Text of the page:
Rising Up to Save Lives and Empower Children with Disabilities

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Helping children in Ethiopia protect themselves from deadly diseases

More than 62 million Ethiopians do not have safe drinking water, and a child in Ethiopia dies from waterborne diseases almost every hour. Teaching children in Ethiopia about water safety is critical to save their lives and reduce the number of children who become seriously ill from preventable waterborne diseases.

Right To Play works with youth clubs in Ethiopia to make water safety education available for all children. These clubs use peer-to-peer education to share disease prevention and water safety information that helps children protect themselves and their families from communicable and water-borne diseases.

Ife is a peer-educator at a school for Deaf children and children with disabilities in Addis Ababa. She teaches her peers in Ethiopian Sign Language.

Children play games where they learn how to correctly wash their hands to remove viruses and bacteria, how to identify the safety of a water source, and how to avoid spreading diseases like tuberculosis, cholera, and COVID-19 to one another when they are sick. Children take the lessons they’ve learned and share them with their peers, families, and communities to save lives.

Every child should be able to benefit from these vital lessons. To maximize the inclusivity of these clubs, in 2015 we converted the disease prevention curriculum into Ethiopian Sign Language, and helped local educators adapt the games to be played by children with a wide variety of disabilities ranging from learning and cognitive disabilities to musculoskeletal and mobility issues. Making these games as accessible as possible empowers children with disabilities to take their well-being into their own hands.

The clubs also bring children and youth together to advocate for the rights of children with disabilities, including improving the accessibility of school infrastructure, breaking down stigmas around disability, and supporting their full participation inside the classroom and in extracurricular activities. Many of the accessibility improvements they advocate for benefit all children, improving a school’s water and sanitary facilities in ways that protect every student.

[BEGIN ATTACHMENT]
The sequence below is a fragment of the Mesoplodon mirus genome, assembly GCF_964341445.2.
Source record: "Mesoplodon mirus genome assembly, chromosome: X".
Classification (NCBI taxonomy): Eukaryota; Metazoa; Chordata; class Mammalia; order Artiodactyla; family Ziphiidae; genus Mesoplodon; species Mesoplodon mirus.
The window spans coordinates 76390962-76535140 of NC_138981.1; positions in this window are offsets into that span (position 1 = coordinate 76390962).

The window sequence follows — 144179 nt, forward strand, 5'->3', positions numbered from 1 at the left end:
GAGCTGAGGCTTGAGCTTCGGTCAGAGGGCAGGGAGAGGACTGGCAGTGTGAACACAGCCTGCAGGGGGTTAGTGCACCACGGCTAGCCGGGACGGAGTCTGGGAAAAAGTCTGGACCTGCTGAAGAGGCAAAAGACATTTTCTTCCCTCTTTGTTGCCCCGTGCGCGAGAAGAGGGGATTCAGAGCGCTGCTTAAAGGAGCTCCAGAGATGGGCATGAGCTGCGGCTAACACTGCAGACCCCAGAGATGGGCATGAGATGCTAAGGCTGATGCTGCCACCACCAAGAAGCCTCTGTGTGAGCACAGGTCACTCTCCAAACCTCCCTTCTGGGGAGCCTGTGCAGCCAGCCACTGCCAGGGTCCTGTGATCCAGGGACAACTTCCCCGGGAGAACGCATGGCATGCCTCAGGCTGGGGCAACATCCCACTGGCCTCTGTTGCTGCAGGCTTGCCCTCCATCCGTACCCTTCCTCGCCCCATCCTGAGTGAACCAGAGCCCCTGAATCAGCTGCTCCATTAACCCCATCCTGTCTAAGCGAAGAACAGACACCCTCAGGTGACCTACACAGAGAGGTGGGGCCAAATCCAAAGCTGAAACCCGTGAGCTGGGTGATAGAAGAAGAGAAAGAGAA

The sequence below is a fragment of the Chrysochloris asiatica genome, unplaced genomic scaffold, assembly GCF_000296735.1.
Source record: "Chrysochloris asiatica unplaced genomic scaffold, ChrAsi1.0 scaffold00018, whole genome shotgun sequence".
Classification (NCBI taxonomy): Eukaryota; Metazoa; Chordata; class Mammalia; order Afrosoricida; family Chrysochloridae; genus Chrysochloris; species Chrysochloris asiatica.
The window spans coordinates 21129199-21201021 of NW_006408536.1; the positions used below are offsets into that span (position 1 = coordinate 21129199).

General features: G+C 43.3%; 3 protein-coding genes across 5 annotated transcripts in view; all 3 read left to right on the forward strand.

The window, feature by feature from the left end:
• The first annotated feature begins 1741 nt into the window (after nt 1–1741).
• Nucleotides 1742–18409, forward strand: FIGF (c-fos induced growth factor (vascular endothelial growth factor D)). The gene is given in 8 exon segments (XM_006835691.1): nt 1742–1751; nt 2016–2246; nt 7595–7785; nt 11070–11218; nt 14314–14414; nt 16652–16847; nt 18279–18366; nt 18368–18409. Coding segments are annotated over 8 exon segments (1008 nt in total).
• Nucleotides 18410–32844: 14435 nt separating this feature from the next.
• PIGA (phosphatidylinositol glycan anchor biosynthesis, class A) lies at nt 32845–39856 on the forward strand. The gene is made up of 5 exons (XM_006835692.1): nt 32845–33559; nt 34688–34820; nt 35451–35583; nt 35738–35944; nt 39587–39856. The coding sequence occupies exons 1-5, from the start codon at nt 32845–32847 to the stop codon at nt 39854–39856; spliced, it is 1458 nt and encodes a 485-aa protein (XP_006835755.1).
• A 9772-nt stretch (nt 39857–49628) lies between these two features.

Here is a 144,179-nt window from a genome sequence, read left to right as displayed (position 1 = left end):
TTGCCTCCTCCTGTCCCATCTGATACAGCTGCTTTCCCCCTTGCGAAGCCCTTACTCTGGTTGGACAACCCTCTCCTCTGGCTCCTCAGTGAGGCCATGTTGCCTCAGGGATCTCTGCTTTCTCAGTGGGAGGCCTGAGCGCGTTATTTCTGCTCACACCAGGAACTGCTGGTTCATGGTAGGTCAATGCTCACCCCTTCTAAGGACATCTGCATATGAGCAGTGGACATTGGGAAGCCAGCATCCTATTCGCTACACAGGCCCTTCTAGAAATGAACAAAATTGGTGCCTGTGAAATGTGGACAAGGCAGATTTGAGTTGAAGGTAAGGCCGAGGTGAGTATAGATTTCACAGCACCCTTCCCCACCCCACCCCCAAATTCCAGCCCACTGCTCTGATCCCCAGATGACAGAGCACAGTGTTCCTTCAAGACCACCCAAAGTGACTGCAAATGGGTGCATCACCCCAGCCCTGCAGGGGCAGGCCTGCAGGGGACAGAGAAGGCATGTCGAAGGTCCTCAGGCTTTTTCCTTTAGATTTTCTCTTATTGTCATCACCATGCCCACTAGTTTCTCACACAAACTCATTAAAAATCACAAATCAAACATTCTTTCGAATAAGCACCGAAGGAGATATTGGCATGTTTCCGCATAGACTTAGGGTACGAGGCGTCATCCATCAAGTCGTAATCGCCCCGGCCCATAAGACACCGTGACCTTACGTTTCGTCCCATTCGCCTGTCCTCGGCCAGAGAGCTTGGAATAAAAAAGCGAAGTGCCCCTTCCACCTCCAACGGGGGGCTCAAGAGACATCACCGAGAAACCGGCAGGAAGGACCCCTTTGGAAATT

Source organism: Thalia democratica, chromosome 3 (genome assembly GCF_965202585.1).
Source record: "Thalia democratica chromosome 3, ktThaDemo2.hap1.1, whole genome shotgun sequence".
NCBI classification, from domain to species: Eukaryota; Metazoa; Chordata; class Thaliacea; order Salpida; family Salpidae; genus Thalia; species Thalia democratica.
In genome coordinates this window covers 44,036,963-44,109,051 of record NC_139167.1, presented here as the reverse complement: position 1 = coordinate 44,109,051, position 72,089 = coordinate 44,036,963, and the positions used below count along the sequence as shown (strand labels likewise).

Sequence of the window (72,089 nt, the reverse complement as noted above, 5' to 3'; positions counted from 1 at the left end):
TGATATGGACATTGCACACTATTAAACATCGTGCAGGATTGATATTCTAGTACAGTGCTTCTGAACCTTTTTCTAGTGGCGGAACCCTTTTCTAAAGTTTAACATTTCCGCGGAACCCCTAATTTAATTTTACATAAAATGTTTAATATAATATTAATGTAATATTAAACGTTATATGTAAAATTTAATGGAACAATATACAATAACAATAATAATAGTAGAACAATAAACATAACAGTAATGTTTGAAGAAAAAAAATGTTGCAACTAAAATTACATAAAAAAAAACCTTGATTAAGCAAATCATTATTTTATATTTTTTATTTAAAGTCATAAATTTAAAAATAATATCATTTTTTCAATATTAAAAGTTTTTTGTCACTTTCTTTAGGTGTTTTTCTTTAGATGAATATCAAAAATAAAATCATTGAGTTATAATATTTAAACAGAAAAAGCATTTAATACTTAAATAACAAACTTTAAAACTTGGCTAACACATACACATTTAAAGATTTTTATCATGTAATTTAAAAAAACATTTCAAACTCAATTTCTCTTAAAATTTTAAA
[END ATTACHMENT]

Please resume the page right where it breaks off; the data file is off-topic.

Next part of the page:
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After piloting these innovations in schools for Deaf children and children with disabilities in Ethiopia’s capital, Addis Ababa, we are expanding them to Oromia Region, one of the most deprived and impoverished regions of Ethiopia. Rural communities in Oromia are especially at risk from waterborne diseases due to a lack of drinking water and sanitation facilities.

Over the next four years, Right To Play will reach more than 15,000 children in Oromia with accessible, inclusive peer-to-peer education that will protect their health, teach them their rights, and help them to get the quality of education they deserve.

Only 6% of schools in Oromia Region in Ethiopia are equipped with accessible handwashing stations that let children with disabilities protect themselves from deadly diseases.

Deaf children and children with disabilities are deeply stigmatized in Oromia, and few complete primary education. Girls with disabilities face additional barriers due to gender discrimination.

Even when children with disabilities are able to resist discrimination to attend school, there is a crucial lack of accessible infrastructure to support them. Only 6% of primary schools in Oromia have handwashing facilities that are accessible for children with disabilities. And the number of primary schools that have water sources and toilets that are accessible to children with disabilities sits at 16% and 38% respectively.

This limited infrastructure makes the advocacy and disease-prevention education done by Right To Play youth clubs even more urgent, as children with disabilities face the triple barriers of stigma, limited accessibility, and increased risk of illness barring their way to successfully completing their education. We cannot accept a world in which these children are left behind.

More than 15,000 children in Oromia will experience better education and health from the advocacy of Right To Play youth clubs.